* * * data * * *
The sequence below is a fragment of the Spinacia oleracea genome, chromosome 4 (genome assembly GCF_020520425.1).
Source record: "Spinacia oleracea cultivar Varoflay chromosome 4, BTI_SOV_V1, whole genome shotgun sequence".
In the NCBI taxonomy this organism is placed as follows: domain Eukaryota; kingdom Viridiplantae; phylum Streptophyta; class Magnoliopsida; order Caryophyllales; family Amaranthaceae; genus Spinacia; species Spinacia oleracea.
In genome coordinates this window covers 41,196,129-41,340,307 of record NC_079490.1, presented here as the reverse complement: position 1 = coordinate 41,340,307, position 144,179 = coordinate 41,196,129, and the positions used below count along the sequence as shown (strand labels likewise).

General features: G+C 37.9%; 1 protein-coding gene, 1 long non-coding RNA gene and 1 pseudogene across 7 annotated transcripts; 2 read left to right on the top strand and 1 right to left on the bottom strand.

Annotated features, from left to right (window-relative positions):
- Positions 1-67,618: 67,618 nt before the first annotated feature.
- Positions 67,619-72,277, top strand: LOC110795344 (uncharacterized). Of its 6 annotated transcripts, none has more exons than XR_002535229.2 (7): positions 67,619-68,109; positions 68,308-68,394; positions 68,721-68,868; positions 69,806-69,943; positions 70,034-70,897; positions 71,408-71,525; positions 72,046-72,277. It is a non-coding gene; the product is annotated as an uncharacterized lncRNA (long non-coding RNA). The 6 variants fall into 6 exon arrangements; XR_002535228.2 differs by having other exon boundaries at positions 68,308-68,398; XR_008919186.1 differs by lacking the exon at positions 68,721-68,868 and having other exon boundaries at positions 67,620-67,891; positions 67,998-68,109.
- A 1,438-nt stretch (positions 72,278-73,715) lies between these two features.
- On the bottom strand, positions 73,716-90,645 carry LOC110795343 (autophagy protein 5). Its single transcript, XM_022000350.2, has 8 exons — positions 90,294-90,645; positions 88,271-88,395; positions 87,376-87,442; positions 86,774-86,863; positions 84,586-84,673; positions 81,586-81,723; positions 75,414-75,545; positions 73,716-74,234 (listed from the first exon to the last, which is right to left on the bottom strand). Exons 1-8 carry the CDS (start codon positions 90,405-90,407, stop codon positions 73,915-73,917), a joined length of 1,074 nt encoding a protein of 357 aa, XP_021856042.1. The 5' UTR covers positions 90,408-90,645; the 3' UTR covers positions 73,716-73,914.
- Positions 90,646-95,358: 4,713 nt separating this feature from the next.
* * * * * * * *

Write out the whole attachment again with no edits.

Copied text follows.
The sequence below is a fragment of the Spinacia oleracea genome, chromosome 4 (genome assembly GCF_020520425.1).
Source record: "Spinacia oleracea cultivar Varoflay chromosome 4, BTI_SOV_V1, whole genome shotgun sequence".
In the NCBI taxonomy this organism is placed as follows: domain Eukaryota; kingdom Viridiplantae; phylum Streptophyta; class Magnoliopsida; order Caryophyllales; family Amaranthaceae; genus Spinacia; species Spinacia oleracea.
In genome coordinates this window covers 41,196,129-41,340,307 of record NC_079490.1, presented here as the reverse complement: position 1 = coordinate 41,340,307, position 144,179 = coordinate 41,196,129, and the positions used below count along the sequence as shown (strand labels likewise).

General features: G+C 37.9%; 1 protein-coding gene, 1 long non-coding RNA gene and 1 pseudogene across 7 annotated transcripts; 2 read left to right on the top strand and 1 right to left on the bottom strand.

Annotated features, from left to right (window-relative positions):
- Positions 1-67,618: 67,618 nt before the first annotated feature.
- Positions 67,619-72,277, top strand: LOC110795344 (uncharacterized). Of its 6 annotated transcripts, none has more exons than XR_002535229.2 (7): positions 67,619-68,109; positions 68,308-68,394; positions 68,721-68,868; positions 69,806-69,943; positions 70,034-70,897; positions 71,408-71,525; positions 72,046-72,277. It is a non-coding gene; the product is annotated as an uncharacterized lncRNA (long non-coding RNA). The 6 variants fall into 6 exon arrangements; XR_002535228.2 differs by having other exon boundaries at positions 68,308-68,398; XR_008919186.1 differs by lacking the exon at positions 68,721-68,868 and having other exon boundaries at positions 67,620-67,891; positions 67,998-68,109.
- A 1,438-nt stretch (positions 72,278-73,715) lies between these two features.
- On the bottom strand, positions 73,716-90,645 carry LOC110795343 (autophagy protein 5). Its single transcript, XM_022000350.2, has 8 exons — positions 90,294-90,645; positions 88,271-88,395; positions 87,376-87,442; positions 86,774-86,863; positions 84,586-84,673; positions 81,586-81,723; positions 75,414-75,545; positions 73,716-74,234 (listed from the first exon to the last, which is right to left on the bottom strand). Exons 1-8 carry the CDS (start codon positions 90,405-90,407, stop codon positions 73,915-73,917), a joined length of 1,074 nt encoding a protein of 357 aa, XP_021856042.1. The 5' UTR covers positions 90,408-90,645; the 3' UTR covers positions 73,716-73,914.
- Positions 90,646-95,358: 4,713 nt separating this feature from the next.